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Show that the light velocity c is constant under Lorentz transformations.

  1. Apr 2, 2010 #1
    Hi, this is a question from a practice paper I have. I cant think how to do this. As far as I'm aware this has to be assumed to derive the Lorents transforms, so it must be by definition true, making the question pointless. Does anyone have any thoughts or suggestions on this?

    Regards,

    Pete
     
  2. jcsd
  3. Apr 2, 2010 #2

    Dale

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    Well, you can use the Lorentz transform to give dx' and dt' given dx and dt and v. Then simply set dx/dt = c and see what dx' and dt' equal.
     
  4. Apr 2, 2010 #3
    Its really obvious now you suggest that lol, but thats always the way with these things.

    Many thanks, I would have been ripping my hair out the rest of the day without your help.
     
  5. Apr 2, 2010 #4
    Actually, Lorentz assumed a preffered reference frame of the eather when originally diriving these equations. Einstein showed that the assumption of a prefferred reference frame is not needed with SR.

    The process of this outline is from http://en.wikipedia.org/wiki/Lorentz_transformation

    If one assumes that space is linear with time relative to velocity in an inertial frame (space is flat) then the following observations can be made:

    (let [t,x,y] be in observer 1's frame and {t,x,y} be in observer 2's frame)

    1) [t,Vt,0] = {t,0,0} - Invariance of the motion of observer 2
    2) [t,0,0] = {t,-Vt,0} - Invariance of the motion of observer 1

    The transformation will be a matrix A(V). Symmetry implies A(-V)=A-1(v).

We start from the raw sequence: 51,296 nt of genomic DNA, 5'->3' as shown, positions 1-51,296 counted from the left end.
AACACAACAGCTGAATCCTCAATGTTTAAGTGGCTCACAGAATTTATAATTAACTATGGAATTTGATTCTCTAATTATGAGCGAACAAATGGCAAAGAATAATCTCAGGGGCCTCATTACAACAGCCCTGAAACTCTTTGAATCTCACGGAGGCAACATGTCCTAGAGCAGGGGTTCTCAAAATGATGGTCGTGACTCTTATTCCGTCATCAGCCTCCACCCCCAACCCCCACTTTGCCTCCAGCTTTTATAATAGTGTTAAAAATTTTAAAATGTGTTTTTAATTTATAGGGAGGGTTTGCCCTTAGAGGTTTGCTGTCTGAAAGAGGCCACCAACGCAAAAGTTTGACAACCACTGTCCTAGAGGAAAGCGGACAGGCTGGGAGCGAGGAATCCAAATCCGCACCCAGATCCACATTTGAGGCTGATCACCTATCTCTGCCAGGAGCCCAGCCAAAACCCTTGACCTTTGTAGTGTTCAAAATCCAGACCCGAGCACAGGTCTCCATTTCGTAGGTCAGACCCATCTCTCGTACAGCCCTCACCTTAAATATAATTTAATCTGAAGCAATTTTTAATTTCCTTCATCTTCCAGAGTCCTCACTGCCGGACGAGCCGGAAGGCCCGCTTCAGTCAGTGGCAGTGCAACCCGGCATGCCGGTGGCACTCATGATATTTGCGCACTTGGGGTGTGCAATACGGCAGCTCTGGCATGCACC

This is enough to find that A must take the form:

    g=1/(1+k*V^2)^1/2
    [t] = g*{t} + k*V*{x}
    [x] = -g*{t} + g*{x}
    [y] = {y}

    for some k.

    k=0 this becomes the Galilean transforms. MANY studies show that k = -1/c^2. This is a fundamental property of our space-time, which becomes the Lorentz equations you started with, without assuming that c is constant.

    Your question is to now show that c must be constant if these transforms apply.
     
  6. Apr 2, 2010 #5

    bcrowell

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    There are many different ways that this question could be interpreted. For instance, there are derivations of the Lorentz transformation that do not assume constancy of c as a postulate. A couple of examples of such presentations:

    Morin, Introduction to Classical Mechanics, Cambridge, 1st ed., 2008

    Rindler, Essential Relativity: Special, General, and Cosmological, 1979, p. 51

    In this type of axiomatic framework, constancy of c is a theorem that has to be proved.